The main issue in the maintenance of tires comes from improper inflation. Ken said, “Under inflation is so common it’s almost an epidemic. Incorrect inflation is the most detrimental and life-shortening problem that a pilot can put his tires through.”
Brakes have seen more innovations than any other component in the landing process. From throwback brakes for antique planes to the chemically engineered brakes of Aviation Products Systems, Inc. (APS), these taken-for-granted components are receiving some much-deserved attention.
Grove Aircraft Landing Gear Systems, Inc. has a solution to bring the braking system of some antique aircraft out of the Stone Age and into the 21st century. The company’s new disc brake conversion system is FAA PMA approved and easy to install. Best of all, pilots can use their existing wheels, tires, tubes, master cylinders, and brake lines for the installation.
The Aviation Products Systems Black Steel discs and lines are a step up from the average brake system. The process by which these brakes are manufactured gives them significantly more strength and resistance to corrosion than your average brake. Dan Andrews explained, “First, our brakes are forged from aerospace steel in one piece; this avoids the problems associated with weld lines. Next, the forged steel is machined and prepped for heat treatment. The final step is our signature heat treatment in which carbon, nitrogen, and oxygen are bound to the top layer of the brake. This gives our brakes a substantially more efficient resistance to corrosion.” Dan noted that these brakes are “the only brakes in the industry that are enhanced with nitrite; this is an FAA PMA-approved process.” The brake lines are also of very high quality. The Kevlar-infused, non-metallic lines give the brake system maximum gripping and disc integrity.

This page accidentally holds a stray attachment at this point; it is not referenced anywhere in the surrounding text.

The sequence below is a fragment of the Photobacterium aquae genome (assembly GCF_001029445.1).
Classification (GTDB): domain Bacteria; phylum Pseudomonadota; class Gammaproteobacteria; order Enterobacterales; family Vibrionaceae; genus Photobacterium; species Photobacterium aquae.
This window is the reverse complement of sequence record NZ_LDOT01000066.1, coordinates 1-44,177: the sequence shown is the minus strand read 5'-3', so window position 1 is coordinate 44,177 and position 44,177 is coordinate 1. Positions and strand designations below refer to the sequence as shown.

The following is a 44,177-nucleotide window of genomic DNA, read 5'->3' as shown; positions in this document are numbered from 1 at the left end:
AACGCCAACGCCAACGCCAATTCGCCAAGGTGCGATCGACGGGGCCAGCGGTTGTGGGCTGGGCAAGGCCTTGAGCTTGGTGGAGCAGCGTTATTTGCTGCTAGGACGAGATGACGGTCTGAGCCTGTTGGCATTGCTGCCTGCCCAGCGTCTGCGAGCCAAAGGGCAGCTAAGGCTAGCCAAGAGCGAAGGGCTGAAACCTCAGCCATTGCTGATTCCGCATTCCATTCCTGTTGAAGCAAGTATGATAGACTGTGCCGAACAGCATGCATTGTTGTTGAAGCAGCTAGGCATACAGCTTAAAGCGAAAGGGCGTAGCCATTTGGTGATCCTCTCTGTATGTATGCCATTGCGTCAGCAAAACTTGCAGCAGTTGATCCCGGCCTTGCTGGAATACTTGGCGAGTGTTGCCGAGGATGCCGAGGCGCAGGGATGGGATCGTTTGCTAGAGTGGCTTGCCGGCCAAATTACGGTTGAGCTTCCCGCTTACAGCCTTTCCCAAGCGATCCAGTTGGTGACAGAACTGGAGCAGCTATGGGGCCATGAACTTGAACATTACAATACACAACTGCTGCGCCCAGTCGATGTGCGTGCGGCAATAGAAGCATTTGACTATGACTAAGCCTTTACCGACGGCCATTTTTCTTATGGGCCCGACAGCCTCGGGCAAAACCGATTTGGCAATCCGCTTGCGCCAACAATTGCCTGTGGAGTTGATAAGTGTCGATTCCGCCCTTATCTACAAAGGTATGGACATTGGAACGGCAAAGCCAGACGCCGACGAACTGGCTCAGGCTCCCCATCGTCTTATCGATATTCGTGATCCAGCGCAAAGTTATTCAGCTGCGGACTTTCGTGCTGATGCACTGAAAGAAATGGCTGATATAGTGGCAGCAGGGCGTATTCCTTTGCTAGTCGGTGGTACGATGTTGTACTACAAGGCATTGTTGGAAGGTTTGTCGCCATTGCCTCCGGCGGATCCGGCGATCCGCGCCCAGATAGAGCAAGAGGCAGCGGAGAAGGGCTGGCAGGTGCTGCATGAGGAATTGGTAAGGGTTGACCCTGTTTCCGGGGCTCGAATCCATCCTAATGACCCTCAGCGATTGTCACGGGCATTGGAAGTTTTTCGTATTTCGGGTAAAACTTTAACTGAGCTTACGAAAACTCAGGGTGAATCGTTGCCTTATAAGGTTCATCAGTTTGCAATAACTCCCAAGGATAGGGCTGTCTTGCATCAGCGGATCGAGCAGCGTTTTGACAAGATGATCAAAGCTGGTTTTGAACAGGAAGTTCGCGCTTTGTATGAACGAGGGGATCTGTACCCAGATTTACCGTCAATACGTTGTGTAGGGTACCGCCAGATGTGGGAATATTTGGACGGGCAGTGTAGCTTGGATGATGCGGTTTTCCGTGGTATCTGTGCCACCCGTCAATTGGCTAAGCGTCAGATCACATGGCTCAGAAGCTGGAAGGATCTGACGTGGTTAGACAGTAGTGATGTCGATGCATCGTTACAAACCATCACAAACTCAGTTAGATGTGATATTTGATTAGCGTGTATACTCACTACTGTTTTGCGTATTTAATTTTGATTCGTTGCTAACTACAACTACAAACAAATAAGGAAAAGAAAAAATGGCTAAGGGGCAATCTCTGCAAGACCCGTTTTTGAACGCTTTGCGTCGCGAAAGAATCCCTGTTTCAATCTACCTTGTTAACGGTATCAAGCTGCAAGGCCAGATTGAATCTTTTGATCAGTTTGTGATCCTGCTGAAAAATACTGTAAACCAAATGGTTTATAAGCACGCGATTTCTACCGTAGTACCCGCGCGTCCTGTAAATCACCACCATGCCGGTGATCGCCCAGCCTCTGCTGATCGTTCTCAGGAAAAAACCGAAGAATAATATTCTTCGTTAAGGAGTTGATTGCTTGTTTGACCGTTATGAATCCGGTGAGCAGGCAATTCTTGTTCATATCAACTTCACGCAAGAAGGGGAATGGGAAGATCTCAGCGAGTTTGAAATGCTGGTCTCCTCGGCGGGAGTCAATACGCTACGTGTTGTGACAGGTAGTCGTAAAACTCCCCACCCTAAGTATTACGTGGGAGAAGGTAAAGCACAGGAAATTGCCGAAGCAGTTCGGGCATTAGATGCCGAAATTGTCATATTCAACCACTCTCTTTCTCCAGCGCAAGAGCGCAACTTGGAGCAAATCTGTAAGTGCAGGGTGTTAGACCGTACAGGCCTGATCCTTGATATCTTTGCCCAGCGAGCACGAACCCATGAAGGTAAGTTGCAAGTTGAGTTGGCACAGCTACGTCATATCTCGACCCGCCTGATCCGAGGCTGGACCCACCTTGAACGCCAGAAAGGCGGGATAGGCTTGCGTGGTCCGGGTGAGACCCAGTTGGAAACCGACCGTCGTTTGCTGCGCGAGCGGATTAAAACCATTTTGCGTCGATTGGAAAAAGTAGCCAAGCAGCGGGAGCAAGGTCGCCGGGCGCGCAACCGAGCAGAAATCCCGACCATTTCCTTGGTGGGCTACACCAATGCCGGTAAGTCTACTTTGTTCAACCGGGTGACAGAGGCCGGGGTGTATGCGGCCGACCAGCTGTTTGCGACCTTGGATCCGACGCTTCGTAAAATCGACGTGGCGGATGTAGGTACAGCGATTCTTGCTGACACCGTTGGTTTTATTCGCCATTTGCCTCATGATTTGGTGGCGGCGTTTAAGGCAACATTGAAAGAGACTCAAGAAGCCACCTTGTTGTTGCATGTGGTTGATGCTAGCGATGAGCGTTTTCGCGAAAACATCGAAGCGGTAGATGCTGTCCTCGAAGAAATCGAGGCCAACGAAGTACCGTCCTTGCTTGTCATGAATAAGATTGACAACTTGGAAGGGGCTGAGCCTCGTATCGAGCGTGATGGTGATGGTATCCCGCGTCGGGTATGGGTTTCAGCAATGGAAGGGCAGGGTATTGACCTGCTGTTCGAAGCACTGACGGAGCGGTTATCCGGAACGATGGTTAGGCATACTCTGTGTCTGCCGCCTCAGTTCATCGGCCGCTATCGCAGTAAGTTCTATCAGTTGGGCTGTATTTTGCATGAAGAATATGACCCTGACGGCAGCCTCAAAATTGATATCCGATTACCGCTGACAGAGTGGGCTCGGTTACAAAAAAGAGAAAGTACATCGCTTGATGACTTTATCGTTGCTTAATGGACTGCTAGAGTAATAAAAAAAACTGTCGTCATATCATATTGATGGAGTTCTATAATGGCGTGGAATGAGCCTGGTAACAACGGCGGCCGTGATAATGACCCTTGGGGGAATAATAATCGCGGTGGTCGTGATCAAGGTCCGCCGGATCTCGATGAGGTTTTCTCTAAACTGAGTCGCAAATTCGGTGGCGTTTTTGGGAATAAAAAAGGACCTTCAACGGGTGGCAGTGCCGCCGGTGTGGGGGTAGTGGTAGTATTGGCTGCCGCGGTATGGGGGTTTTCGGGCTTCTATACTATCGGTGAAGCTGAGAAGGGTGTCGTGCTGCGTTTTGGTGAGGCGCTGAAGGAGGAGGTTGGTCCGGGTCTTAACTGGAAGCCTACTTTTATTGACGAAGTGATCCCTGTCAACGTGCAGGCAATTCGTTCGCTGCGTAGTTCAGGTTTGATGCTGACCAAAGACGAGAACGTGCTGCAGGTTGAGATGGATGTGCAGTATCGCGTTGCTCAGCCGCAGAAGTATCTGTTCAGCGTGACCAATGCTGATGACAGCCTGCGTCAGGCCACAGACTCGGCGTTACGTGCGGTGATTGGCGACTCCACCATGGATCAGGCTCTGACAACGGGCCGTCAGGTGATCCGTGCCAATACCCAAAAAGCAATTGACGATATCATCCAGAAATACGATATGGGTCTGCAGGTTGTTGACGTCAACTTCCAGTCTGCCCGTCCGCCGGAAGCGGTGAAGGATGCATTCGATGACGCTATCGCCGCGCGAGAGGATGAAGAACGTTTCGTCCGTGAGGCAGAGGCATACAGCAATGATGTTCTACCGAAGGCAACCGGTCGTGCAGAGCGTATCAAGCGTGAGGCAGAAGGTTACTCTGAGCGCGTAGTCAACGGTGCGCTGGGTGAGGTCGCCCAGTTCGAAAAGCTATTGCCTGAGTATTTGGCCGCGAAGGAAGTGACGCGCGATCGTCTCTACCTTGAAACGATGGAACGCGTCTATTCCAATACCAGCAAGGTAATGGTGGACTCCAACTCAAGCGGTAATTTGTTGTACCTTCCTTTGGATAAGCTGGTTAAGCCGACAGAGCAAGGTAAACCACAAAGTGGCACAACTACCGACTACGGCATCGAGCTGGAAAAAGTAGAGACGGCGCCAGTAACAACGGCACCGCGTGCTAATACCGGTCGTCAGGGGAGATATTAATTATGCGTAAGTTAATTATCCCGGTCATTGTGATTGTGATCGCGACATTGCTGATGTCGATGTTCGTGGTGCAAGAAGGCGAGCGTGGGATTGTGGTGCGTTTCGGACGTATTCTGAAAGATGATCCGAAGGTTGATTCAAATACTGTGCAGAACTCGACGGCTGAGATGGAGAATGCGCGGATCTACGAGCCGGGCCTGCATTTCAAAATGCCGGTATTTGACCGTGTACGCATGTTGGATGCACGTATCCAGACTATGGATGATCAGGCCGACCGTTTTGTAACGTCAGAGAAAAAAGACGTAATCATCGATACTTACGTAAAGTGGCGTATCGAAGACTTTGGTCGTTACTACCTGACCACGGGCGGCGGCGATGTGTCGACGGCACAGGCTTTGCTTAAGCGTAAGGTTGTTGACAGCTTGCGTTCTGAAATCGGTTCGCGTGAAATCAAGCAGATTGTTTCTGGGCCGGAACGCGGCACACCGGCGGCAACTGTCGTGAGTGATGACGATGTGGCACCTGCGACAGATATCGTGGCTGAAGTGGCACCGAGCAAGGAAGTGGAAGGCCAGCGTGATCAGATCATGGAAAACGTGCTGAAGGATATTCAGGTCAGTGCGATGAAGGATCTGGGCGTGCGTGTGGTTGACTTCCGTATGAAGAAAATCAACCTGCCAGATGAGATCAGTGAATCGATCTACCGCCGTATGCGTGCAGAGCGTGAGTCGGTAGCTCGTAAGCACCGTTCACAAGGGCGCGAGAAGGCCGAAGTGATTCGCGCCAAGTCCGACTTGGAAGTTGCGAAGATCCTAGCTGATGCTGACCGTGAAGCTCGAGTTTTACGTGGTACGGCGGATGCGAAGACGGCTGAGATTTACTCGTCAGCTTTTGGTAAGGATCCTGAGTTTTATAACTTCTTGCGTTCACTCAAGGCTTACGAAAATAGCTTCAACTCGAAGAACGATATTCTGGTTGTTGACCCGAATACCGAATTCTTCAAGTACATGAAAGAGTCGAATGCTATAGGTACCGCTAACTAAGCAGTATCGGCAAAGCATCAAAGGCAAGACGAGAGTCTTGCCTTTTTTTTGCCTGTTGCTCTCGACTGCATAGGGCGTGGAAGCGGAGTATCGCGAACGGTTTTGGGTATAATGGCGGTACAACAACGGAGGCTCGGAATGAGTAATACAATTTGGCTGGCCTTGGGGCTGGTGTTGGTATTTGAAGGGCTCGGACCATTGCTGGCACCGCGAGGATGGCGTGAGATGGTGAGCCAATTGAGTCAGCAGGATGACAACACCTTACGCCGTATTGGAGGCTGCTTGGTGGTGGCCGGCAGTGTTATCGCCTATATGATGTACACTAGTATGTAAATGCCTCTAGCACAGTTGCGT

Selection of new products for the “unloved components” may seem costly at first, but the investments can certainly pay off over time. If you have the cash, high-grade and tubeless tires have significantly longer lifetime than your everyday tire. The same applies to heat- and chemically treated brakes. And unlike glass cockpit technology, which seems to be changing at breakneck speed, your landing gear upgrades won’t be obsolesced by the next supplier’s catalogue.